Dealing with a lawnmower’s starting problems instead of mowing your lawn can be frustrating. These problems tend to arise with time and frequent usage of the machine. However, once you figure out the source of the issues, fixing them is often relatively simple.
Greenworks lawnmower starting problems:
A list of factors might be causing a Greenworks lawnmower not to start correctly. Electric corded lawnmowers include a damaged cord, loose connections, a blown fuse, or a tripped circuit breaker. At the same time, an overheated electric motor, corroded terminals, loose switches and wiring, depleted battery, and disengaged safety levers are just some of the reasons that can cause starting problems in a Greenworks battery-powered lawnmower.
If you’ve faced such problems before and are unsure how to proceed, continue reading this article in which I’ve mentioned step-by-step procedures for solving these problems in your Greenworks lawnmower.
Note: Greenworks doesn’t produce gasoline-powered products but only electric variants (both corded and cordless battery-powered). In this article, I will only address starting issues about electric lawnmowers (self-propelled and riding).
- 1 Troubleshooting a Greenworks Lawnmower: Where to Start From
- 2 Greenworks Riding Lawnmowers: Starting Problems
- 2.1 1. Riding Lawnmower Does Not Start?
- 2.2 2. Riding Lawnmower Starts but Then Dies?
- 2.3 5. Does the Riding Lawnmower Have a Dead Battery?
- 3 Greenworks Self-Propelled Lawnmowers: Starting Problems
- 4 Greenworks Battery Powered Lawnmowers:
- 5 Greenworks Electric Lawnmowers:
Troubleshooting a Greenworks Lawnmower: Where to Start From
In gas-powered lawnmowers, multiple factors ranging from ignition to fuel delivery system must be checked independently to locate the problem source. However, unlike these gas-powered lawnmowers, starting troubles in electric lawnmowers are usually related to the power source.
Here’s a complete step-by-step troubleshooting procedure that you can follow to identify the culprit behind a lawnmower not starting up.
This step is for users who own a cordless battery-powered lawnmower. With time and usage, the battery terminals in your lawnmower may get corroded or develop scales that can affect conductivity. This leads to difficulty in starting the lawnmower.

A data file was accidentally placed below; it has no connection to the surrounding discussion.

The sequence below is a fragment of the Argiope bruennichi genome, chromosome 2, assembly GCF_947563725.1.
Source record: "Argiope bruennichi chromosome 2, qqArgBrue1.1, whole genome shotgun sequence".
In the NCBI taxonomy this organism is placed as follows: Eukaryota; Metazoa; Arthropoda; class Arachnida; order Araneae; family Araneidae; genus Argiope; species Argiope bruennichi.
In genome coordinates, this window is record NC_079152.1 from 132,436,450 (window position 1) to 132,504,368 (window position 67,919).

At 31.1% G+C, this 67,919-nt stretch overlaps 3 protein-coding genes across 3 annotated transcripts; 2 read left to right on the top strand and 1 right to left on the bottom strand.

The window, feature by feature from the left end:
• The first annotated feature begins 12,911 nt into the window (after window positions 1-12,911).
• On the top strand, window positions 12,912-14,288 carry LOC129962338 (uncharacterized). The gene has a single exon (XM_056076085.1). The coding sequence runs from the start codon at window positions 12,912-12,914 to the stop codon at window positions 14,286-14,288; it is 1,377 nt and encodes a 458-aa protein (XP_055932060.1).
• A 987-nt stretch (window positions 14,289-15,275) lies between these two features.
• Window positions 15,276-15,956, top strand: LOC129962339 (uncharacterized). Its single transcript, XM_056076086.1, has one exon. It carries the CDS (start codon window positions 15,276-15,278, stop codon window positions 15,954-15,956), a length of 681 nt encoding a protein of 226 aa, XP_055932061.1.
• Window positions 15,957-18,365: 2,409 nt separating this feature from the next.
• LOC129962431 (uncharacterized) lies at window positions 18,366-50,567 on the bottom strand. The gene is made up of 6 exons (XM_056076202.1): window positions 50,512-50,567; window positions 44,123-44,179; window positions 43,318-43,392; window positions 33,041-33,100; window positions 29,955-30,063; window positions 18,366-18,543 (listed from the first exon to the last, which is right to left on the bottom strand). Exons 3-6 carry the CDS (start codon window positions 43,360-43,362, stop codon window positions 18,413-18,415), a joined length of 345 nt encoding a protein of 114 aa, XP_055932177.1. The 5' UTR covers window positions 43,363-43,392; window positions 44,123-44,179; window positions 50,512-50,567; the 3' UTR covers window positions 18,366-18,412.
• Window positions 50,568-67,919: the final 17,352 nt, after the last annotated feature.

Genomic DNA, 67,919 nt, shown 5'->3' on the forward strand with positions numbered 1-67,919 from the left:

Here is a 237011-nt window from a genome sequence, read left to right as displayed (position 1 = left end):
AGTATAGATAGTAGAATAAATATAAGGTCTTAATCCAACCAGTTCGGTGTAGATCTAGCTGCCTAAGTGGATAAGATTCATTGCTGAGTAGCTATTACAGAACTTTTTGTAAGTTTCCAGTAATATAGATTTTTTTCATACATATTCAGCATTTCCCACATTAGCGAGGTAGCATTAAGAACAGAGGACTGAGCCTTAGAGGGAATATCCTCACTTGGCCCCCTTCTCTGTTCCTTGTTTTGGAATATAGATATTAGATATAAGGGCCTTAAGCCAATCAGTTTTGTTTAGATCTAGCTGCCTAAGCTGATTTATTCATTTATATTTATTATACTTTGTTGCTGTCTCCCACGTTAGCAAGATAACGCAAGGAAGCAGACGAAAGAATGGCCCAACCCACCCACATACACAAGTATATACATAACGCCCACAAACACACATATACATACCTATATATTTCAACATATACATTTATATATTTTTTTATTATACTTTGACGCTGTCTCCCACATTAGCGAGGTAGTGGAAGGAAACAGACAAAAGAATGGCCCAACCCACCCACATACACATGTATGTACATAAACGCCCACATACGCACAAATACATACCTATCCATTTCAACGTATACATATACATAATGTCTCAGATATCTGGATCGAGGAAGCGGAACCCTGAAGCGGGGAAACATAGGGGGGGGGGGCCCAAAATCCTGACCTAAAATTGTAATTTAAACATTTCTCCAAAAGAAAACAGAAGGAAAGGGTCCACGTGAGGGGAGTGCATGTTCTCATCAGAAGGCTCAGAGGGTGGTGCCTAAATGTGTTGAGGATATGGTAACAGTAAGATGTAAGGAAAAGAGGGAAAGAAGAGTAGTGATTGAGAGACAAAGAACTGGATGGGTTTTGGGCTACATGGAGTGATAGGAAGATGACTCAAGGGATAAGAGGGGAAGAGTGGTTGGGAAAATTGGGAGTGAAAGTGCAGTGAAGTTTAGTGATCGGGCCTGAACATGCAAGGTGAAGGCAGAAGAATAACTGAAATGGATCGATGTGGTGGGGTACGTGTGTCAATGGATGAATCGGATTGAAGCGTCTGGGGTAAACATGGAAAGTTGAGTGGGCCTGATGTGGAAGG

If the battery has become older (like more than five years), it reduces its capability to store charge and hence shortens the run time. Furthermore, when a battery is overheated frequently, it also affects its performance. An overheated battery might trigger a safety mechanism in some lawnmowers and shut down the mower.
First, ensure that your battery is completely charged before running the motor to solve this issue. If the battery has become overheated, let it cool for 10 to 15 min before you try to power up the mower again.
In addition, inspect the battery terminals for corrosion and scale deposition. You can clean them using some alcohol or carefully use a wire brush to remove the corrosion and dirt. If your battery underperforms despite being new and well-maintained, contact customer support for a repair/warranty claim.
The start switch must be checked if the lawnmower doesn’t start or stops in the middle of the operation while the battery is still sufficiently charged. This step is common for both corded and cordless electric mowers. Check if the switch isn’t damaged mechanically by pressing it and seeing if it engages.
You can use a digital multimeter and set it to resistance mode for electrical connectivity. After turning the switch on and placing the voltmeter at the switch connections, you can confirm if it’s faulty or not. A defective switch gives an infinite resistance value. You can replace the switch and see if the problem goes away.
If you’re using a corded electric mower, a problem with a tripped circuit breaker or fuse is a fairly common problem. Circuit breakers are designed to prevent the lawnmower’s electrical system from going into overload.
Excessive current through the motor, or a problem with the cable or even something outside of the lawn mower, will trip the circuit breaker and immediately cut off all power.